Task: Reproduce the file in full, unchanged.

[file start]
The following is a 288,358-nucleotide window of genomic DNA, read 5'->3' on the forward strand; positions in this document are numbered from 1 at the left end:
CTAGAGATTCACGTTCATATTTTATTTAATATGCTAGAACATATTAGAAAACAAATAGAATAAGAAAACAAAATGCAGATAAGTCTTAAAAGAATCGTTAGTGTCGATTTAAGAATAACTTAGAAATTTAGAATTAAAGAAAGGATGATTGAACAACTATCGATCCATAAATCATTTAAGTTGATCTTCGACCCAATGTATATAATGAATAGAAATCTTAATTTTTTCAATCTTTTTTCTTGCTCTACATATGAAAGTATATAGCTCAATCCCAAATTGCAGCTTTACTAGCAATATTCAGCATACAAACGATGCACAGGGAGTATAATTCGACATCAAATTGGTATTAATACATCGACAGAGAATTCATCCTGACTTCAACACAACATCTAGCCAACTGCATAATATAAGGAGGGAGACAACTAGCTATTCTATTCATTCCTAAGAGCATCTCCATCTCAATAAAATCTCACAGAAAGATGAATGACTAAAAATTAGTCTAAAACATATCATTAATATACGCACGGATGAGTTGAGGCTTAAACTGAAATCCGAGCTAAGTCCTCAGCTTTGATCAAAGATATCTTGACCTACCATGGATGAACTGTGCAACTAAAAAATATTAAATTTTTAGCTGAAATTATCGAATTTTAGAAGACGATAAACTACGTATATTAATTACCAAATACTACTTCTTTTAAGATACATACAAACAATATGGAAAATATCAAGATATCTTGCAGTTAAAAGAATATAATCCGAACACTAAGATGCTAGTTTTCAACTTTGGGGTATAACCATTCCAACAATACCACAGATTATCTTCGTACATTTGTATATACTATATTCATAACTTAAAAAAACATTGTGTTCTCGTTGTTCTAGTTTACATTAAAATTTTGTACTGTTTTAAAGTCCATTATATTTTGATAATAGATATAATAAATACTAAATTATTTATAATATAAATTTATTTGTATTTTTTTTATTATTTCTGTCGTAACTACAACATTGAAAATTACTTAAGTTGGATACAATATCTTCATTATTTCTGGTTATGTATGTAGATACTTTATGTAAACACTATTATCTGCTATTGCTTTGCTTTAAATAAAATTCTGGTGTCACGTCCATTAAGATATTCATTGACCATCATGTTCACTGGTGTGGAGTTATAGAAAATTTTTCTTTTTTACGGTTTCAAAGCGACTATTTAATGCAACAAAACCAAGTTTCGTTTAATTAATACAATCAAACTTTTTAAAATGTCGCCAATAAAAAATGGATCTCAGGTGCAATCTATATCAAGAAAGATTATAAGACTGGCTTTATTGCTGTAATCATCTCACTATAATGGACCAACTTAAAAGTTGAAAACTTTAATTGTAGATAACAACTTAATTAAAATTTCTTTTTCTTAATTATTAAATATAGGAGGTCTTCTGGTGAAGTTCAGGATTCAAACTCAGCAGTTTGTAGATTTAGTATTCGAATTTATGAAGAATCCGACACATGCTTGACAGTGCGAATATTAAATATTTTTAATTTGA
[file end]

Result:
The following is a 288,358-nucleotide window of genomic DNA, read 5'->3' on the forward strand; positions in this document are numbered from 1 at the left end:
CTAGAGATTCACGTTCATATTTTATTTAATATGCTAGAACATATTAGAAAACAAATAGAATAAGAAAACAAAATGCAGATAAGTCTTAAAAGAATCGTTAGTGTCGATTTAAGAATAACTTAGAAATTTAGAATTAAAGAAAGGATGATTGAACAACTATCGATCCATAAATCATTTAAGTTGATCTTCGACCCAATGTATATAATGAATAGAAATCTTAATTTTTTCAATCTTTTTTCTTGCTCTACATATGAAAGTATATAGCTCAATCCCAAATTGCAGCTTTACTAGCAATATTCAGCATACAAACGATGCACAGGGAGTATAATTCGACATCAAATTGGTATTAATACATCGACAGAGAATTCATCCTGACTTCAACACAACATCTAGCCAACTGCATAATATAAGGAGGGAGACAACTAGCTATTCTATTCATTCCTAAGAGCATCTCCATCTCAATAAAATCTCACAGAAAGATGAATGACTAAAAATTAGTCTAAAACATATCATTAATATACGCACGGATGAGTTGAGGCTTAAACTGAAATCCGAGCTAAGTCCTCAGCTTTGATCAAAGATATCTTGACCTACCATGGATGAACTGTGCAACTAAAAAATATTAAATTTTTAGCTGAAATTATCGAATTTTAGAAGACGATAAACTACGTATATTAATTACCAAATACTACTTCTTTTAAGATACATACAAACAATATGGAAAATATCAAGATATCTTGCAGTTAAAAGAATATAATCCGAACACTAAGATGCTAGTTTTCAACTTTGGGGTATAACCATTCCAACAATACCACAGATTATCTTCGTACATTTGTATATACTATATTCATAACTTAAAAAAACATTGTGTTCTCGTTGTTCTAGTTTACATTAAAATTTTGTACTGTTTTAAAGTCCATTATATTTTGATAATAGATATAATAAATACTAAATTATTTATAATATAAATTTATTTGTATTTTTTTTATTATTTCTGTCGTAACTACAACATTGAAAATTACTTAAGTTGGATACAATATCTTCATTATTTCTGGTTATGTATGTAGATACTTTATGTAAACACTATTATCTGCTATTGCTTTGCTTTAAATAAAATTCTGGTGTCACGTCCATTAAGATATTCATTGACCATCATGTTCACTGGTGTGGAGTTATAGAAAATTTTTCTTTTTTACGGTTTCAAAGCGACTATTTAATGCAACAAAACCAAGTTTCGTTTAATTAATACAATCAAACTTTTTAAAATGTCGCCAATAAAAAATGGATCTCAGGTGCAATCTATATCAAGAAAGATTATAAGACTGGCTTTATTGCTGTAATCATCTCACTATAATGGACCAACTTAAAAGTTGAAAACTTTAATTGTAGATAACAACTTAATTAAAATTTCTTTTTCTTAATTATTAAATATAGGAGGTCTTCTGGTGAAGTTCAGGATTCAAACTCAGCAGTTTGTAGATTTAGTATTCGAATTTATGAAGAATCCGACACATGCTTGACAGTGCGAATATTAAATATTTTTAATTTGA